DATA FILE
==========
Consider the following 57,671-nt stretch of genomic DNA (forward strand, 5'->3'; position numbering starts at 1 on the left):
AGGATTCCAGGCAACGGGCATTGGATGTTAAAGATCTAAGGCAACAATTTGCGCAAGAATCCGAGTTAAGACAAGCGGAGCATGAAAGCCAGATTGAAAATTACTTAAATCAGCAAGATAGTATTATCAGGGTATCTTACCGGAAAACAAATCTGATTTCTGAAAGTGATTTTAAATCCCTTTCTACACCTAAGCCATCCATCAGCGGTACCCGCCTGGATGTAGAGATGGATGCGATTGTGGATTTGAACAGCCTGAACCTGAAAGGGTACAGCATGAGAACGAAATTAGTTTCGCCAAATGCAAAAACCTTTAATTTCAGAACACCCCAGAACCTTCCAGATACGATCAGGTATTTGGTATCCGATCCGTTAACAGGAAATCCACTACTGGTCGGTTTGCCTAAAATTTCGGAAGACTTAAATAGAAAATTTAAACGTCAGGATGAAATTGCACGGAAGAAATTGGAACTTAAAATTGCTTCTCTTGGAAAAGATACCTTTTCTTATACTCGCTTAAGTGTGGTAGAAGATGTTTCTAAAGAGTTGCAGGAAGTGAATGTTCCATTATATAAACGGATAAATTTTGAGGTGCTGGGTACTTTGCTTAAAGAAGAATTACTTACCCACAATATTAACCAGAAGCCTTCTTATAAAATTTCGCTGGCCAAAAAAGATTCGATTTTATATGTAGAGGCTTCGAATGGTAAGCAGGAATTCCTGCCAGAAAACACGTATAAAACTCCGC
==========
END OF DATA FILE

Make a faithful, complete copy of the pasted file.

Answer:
Consider the following 57,671-nt stretch of genomic DNA (forward strand, 5'->3'; position numbering starts at 1 on the left):
AGGATTCCAGGCAACGGGCATTGGATGTTAAAGATCTAAGGCAACAATTTGCGCAAGAATCCGAGTTAAGACAAGCGGAGCATGAAAGCCAGATTGAAAATTACTTAAATCAGCAAGATAGTATTATCAGGGTATCTTACCGGAAAACAAATCTGATTTCTGAAAGTGATTTTAAATCCCTTTCTACACCTAAGCCATCCATCAGCGGTACCCGCCTGGATGTAGAGATGGATGCGATTGTGGATTTGAACAGCCTGAACCTGAAAGGGTACAGCATGAGAACGAAATTAGTTTCGCCAAATGCAAAAACCTTTAATTTCAGAACACCCCAGAACCTTCCAGATACGATCAGGTATTTGGTATCCGATCCGTTAACAGGAAATCCACTACTGGTCGGTTTGCCTAAAATTTCGGAAGACTTAAATAGAAAATTTAAACGTCAGGATGAAATTGCACGGAAGAAATTGGAACTTAAAATTGCTTCTCTTGGAAAAGATACCTTTTCTTATACTCGCTTAAGTGTGGTAGAAGATGTTTCTAAAGAGTTGCAGGAAGTGAATGTTCCATTATATAAACGGATAAATTTTGAGGTGCTGGGTACTTTGCTTAAAGAAGAATTACTTACCCACAATATTAACCAGAAGCCTTCTTATAAAATTTCGCTGGCCAAAAAAGATTCGATTTTATATGTAGAGGCTTCGAATGGTAAGCAGGAATTCCTGCCAGAAAACACGTATAAAACTCCGC